Note: Developmental courses, physical education/recreational activity electives, and other special interest courses do not count towards the academic credits required for graduation.

Graduation Honors

Students who graduate from associate or bachelor degree programs with high cumulative grade point averages are awarded honors as follows:

  • Summa cum Laude
  • Magna cum Laude
  • Cum Laude
 

3.80 - 4.00
3.67 - 3.79
3.33 - 3.66

Students are not eligible for graduation honors until they have completed all academic requirements for their degree. Graduation honors are based on the cumulative grade point average (CGPA) over the student’s entire academic career at Mount Ida College. Thus, for students who complete an associate degree at the College and then continue for a bachelor degree, graduation honors for the baccalaureate degree are based on the comprehensive CGPA inclusive of grades earned in course work for both degrees.

 

College Withdrawal/Reactivation

NOTE: THIS SECTION WILL BE FINALIZED IN LATE AUGUST, 2016.

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College Withdrawal

When a student wishes to withdraw from the College permanently or temporarily, he or she must contact the Office of the Registrar to begin the withdrawal process. Before completing the withdrawal form and leaving the College, it is expected that the student obtains a clear understanding of his or her official withdrawal date (from the Office of the Registrar), financial obligations (from the Office of Student Financial Services) and financial aid status (from the Financial Aid and/or Loan Office).

Resident students should seek resolution regarding precise day of departure from campus, removal of belongings from room, and return of room keys. The College will assign a grade of W to students who leave Mount Ida while the semester is in progress.

For College charges refund information, see the “Withdrawal Adjustment Schedule” in this Catalog.

Request for Reactivation

Students withdrawing or absent from the College for one year or less (one or two semesters) must complete a Request for Reactivation Form and obtain the necessary approvals before resuming active status. If reactivation is granted, students returning to the same major, as a general rule, continue under the requirements of their original program. Students who are absent from the College for more than one year (i.e., three or more semesters) and are academically eligible to return must reapply through the Admissions Office.  Students are subject to program requirements and academic policies in effect for the academic year in which studies are resumed.

 

Impact of Judicial Probation or Suspension Upon Academic Activities

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Students may be found responsible for violations of College policy or local, state and federal laws and be issued a sanction for these violations. In cases where the violation results in the assignment of College probation or suspension, this may trigger a review of the student’s continued eligibility for college internships or other academic-related activities where she/he is representing the college or engaging with the public or specific populations. In such cases, the Provost and Chief Academic Officer will be notified by the Vice President for Student Affairs or designee of the violation and resultant sanctions. The Provost and Chief Academic Officer will share this information with the School Dean and/or Department Chair and may request additional documentation of the violation, including but not limited to incident reports  and witness statements. Academic Affairs will then make the determination as to whether the student may represent the college in the academic activity.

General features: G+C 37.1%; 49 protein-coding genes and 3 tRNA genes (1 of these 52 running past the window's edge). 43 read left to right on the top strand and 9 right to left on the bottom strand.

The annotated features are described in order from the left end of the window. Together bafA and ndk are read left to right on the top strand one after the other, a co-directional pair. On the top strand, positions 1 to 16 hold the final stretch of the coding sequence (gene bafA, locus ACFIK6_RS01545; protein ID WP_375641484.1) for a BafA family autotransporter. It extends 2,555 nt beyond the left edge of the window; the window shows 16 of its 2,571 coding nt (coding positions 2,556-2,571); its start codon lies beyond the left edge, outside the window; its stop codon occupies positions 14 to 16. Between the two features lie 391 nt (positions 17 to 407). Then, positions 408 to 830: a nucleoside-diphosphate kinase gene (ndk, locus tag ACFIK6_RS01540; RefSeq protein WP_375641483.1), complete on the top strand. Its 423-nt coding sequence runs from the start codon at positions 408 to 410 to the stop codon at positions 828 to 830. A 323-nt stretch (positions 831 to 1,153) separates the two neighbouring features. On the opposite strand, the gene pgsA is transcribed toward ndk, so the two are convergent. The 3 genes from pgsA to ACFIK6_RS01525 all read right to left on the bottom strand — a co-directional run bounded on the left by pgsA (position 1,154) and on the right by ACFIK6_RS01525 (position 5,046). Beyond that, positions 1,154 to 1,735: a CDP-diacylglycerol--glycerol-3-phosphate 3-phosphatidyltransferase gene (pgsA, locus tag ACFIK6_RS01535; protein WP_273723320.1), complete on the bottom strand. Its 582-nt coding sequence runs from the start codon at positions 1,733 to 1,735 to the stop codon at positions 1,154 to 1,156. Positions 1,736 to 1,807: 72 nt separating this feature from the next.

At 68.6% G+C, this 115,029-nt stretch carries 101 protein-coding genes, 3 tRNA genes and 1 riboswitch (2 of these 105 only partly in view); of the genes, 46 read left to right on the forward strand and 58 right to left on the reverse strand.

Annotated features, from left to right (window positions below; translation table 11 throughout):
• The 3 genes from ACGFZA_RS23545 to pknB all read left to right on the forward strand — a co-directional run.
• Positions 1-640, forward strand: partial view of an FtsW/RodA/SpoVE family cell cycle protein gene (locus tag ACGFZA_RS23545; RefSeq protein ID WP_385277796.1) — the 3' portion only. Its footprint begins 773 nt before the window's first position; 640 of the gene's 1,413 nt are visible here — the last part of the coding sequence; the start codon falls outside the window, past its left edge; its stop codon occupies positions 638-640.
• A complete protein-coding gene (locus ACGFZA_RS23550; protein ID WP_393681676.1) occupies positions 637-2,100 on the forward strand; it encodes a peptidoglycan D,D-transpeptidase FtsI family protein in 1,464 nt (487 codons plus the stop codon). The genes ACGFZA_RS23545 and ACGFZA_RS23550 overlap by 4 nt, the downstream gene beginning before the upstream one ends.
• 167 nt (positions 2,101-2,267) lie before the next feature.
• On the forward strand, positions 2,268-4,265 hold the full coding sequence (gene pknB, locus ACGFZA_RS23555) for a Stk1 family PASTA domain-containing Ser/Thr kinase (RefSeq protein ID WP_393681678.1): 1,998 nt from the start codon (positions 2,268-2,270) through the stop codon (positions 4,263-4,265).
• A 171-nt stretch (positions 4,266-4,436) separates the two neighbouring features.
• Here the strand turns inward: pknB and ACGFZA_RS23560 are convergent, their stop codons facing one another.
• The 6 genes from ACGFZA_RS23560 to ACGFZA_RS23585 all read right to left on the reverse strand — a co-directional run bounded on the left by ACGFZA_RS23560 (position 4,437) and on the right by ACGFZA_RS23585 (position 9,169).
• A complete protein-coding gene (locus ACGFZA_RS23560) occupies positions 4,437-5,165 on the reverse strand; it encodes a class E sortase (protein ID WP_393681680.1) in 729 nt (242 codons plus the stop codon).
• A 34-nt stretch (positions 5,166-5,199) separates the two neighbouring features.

In addition, when a student is placed on Interim Suspension (see explanation below), the student may not engage in academic work off-campus during the suspension period. The Dean of the school is notified when a student is placed on interim suspension and will inform the student’s faculty and department chair of the suspension.

 

 Interim Suspension

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The College reserves the right to immediately suspend any student representing a threat to life or safety, or disruption of the College community or any one or more of its members. The Vice President for Student Affairs or designee will determine when such action will be taken. A hearing will be accorded said student as soon as is reasonable possible following such a summary suspension.   

Students placed on interim suspension are issued Notice Against Trespass prohibiting them from entering the campus during the suspension period without authorization from the Vice President for Student Affairs or designee. The Vice President for Student Affairs or designee reserves the right to modify the terms of interim suspension. Make-up of academic work missed during a temporary suspension is at the discretion of the instructor after the Notice Against Trespass is removed. The Vice President for Student Affairs notifies the Dean of the school, the Registrar and the Director of Financial Services when a student is placed on interim suspension; the Dean of the school notifies the appropriate faculty.

 

Non-Academic Suspension

Students who have been suspended from the College are liable for all fees and charges for the semester in which the suspension occurs, and are withdrawn from their courses and may not complete them. Students suspended from the College may not attend classes nor visit the campus for any reason during the suspension period, nor may they visit in the residence halls. Instructors are advised of this action by the Office of Academic Affairs.